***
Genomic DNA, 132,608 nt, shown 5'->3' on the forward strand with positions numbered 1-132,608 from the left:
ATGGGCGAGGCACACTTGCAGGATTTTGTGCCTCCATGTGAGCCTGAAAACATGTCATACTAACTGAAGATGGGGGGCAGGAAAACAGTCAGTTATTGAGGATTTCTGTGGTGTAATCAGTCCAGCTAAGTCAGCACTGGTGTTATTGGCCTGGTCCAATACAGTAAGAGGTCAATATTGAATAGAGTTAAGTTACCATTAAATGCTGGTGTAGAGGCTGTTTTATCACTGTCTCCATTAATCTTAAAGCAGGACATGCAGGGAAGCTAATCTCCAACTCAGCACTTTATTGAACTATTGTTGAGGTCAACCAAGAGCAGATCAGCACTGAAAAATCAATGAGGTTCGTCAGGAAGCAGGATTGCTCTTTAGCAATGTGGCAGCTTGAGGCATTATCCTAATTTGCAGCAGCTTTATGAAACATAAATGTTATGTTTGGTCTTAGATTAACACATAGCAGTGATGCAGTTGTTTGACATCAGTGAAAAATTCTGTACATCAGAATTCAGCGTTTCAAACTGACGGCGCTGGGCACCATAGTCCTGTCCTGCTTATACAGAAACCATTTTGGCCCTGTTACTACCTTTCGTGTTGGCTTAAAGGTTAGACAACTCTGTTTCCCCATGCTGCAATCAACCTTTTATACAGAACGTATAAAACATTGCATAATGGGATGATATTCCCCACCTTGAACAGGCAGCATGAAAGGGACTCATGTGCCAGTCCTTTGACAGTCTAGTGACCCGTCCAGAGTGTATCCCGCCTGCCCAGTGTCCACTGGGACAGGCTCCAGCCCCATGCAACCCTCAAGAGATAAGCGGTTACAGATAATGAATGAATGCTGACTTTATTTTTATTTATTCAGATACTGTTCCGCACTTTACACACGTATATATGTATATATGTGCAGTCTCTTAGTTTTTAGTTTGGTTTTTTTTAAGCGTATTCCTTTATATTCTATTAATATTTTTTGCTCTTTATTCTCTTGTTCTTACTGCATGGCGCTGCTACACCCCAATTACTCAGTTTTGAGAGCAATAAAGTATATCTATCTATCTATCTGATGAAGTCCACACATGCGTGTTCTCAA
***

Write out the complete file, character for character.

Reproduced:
Genomic DNA, 132,608 nt, shown 5'->3' on the forward strand with positions numbered 1-132,608 from the left:
ATGGGCGAGGCACACTTGCAGGATTTTGTGCCTCCATGTGAGCCTGAAAACATGTCATACTAACTGAAGATGGGGGGCAGGAAAACAGTCAGTTATTGAGGATTTCTGTGGTGTAATCAGTCCAGCTAAGTCAGCACTGGTGTTATTGGCCTGGTCCAATACAGTAAGAGGTCAATATTGAATAGAGTTAAGTTACCATTAAATGCTGGTGTAGAGGCTGTTTTATCACTGTCTCCATTAATCTTAAAGCAGGACATGCAGGGAAGCTAATCTCCAACTCAGCACTTTATTGAACTATTGTTGAGGTCAACCAAGAGCAGATCAGCACTGAAAAATCAATGAGGTTCGTCAGGAAGCAGGATTGCTCTTTAGCAATGTGGCAGCTTGAGGCATTATCCTAATTTGCAGCAGCTTTATGAAACATAAATGTTATGTTTGGTCTTAGATTAACACATAGCAGTGATGCAGTTGTTTGACATCAGTGAAAAATTCTGTACATCAGAATTCAGCGTTTCAAACTGACGGCGCTGGGCACCATAGTCCTGTCCTGCTTATACAGAAACCATTTTGGCCCTGTTACTACCTTTCGTGTTGGCTTAAAGGTTAGACAACTCTGTTTCCCCATGCTGCAATCAACCTTTTATACAGAACGTATAAAACATTGCATAATGGGATGATATTCCCCACCTTGAACAGGCAGCATGAAAGGGACTCATGTGCCAGTCCTTTGACAGTCTAGTGACCCGTCCAGAGTGTATCCCGCCTGCCCAGTGTCCACTGGGACAGGCTCCAGCCCCATGCAACCCTCAAGAGATAAGCGGTTACAGATAATGAATGAATGCTGACTTTATTTTTATTTATTCAGATACTGTTCCGCACTTTACACACGTATATATGTATATATGTGCAGTCTCTTAGTTTTTAGTTTGGTTTTTTTTAAGCGTATTCCTTTATATTCTATTAATATTTTTTGCTCTTTATTCTCTTGTTCTTACTGCATGGCGCTGCTACACCCCAATTACTCAGTTTTGAGAGCAATAAAGTATATCTATCTATCTATCTGATGAAGTCCACACATGCGTGTTCTCAA